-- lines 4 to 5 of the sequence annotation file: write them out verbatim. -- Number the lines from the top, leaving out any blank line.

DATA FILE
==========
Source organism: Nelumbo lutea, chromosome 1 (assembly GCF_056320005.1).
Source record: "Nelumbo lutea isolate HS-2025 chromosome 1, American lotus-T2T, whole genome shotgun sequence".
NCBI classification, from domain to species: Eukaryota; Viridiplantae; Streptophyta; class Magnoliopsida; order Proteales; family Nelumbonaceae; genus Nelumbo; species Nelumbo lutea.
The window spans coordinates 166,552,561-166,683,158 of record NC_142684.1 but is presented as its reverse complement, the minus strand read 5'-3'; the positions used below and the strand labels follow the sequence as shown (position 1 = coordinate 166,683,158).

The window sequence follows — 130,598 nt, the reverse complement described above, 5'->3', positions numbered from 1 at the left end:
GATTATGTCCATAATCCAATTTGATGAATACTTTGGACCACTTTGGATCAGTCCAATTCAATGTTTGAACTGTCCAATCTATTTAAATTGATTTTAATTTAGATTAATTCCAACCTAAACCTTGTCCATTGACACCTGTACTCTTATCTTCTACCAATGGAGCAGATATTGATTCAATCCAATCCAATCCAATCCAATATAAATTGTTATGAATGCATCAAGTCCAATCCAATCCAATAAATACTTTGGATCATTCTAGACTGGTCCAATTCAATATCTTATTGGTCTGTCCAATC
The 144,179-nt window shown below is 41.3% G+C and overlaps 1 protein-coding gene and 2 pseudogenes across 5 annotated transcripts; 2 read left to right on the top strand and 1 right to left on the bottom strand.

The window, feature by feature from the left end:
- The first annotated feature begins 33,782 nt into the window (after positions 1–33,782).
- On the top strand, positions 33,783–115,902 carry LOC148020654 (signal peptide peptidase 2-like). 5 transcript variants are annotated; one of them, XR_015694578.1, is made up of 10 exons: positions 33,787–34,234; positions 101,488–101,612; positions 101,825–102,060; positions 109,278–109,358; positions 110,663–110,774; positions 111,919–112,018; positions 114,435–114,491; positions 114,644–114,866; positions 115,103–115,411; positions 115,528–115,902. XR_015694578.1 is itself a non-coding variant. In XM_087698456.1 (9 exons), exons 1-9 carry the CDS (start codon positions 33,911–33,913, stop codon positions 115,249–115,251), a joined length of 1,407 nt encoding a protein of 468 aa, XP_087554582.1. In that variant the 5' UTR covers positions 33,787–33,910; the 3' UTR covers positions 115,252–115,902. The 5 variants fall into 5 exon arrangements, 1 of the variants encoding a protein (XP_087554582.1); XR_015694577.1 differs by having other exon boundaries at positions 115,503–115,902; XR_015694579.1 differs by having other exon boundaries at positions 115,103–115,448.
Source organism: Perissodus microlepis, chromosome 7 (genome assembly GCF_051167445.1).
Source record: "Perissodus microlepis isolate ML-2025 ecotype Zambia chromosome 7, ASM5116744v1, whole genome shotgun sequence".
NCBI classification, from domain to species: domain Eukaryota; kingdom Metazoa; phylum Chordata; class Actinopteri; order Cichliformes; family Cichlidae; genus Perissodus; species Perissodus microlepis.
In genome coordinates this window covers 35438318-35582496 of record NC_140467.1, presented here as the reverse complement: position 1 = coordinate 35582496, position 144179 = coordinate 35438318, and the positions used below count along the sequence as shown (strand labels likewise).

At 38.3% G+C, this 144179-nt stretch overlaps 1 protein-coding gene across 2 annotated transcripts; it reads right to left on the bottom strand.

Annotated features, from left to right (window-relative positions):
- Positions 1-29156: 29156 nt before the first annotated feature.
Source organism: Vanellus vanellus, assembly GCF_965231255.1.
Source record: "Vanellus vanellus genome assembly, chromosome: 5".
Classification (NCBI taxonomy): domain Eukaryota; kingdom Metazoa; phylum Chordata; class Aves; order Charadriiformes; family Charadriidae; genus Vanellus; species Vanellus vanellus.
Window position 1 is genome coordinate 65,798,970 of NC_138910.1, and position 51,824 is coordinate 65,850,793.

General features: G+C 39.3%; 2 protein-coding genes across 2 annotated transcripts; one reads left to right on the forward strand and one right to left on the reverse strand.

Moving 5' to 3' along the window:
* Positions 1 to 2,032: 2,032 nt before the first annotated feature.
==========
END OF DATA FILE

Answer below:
The window spans coordinates 166,552,561-166,683,158 of record NC_142684.1 but is presented as its reverse complement, the minus strand read 5'-3'; the positions used below and the strand labels follow the sequence as shown (position 1 = coordinate 166,683,158).

The window sequence follows — 130,598 nt, the reverse complement described above, 5'->3', positions numbered from 1 at the left end: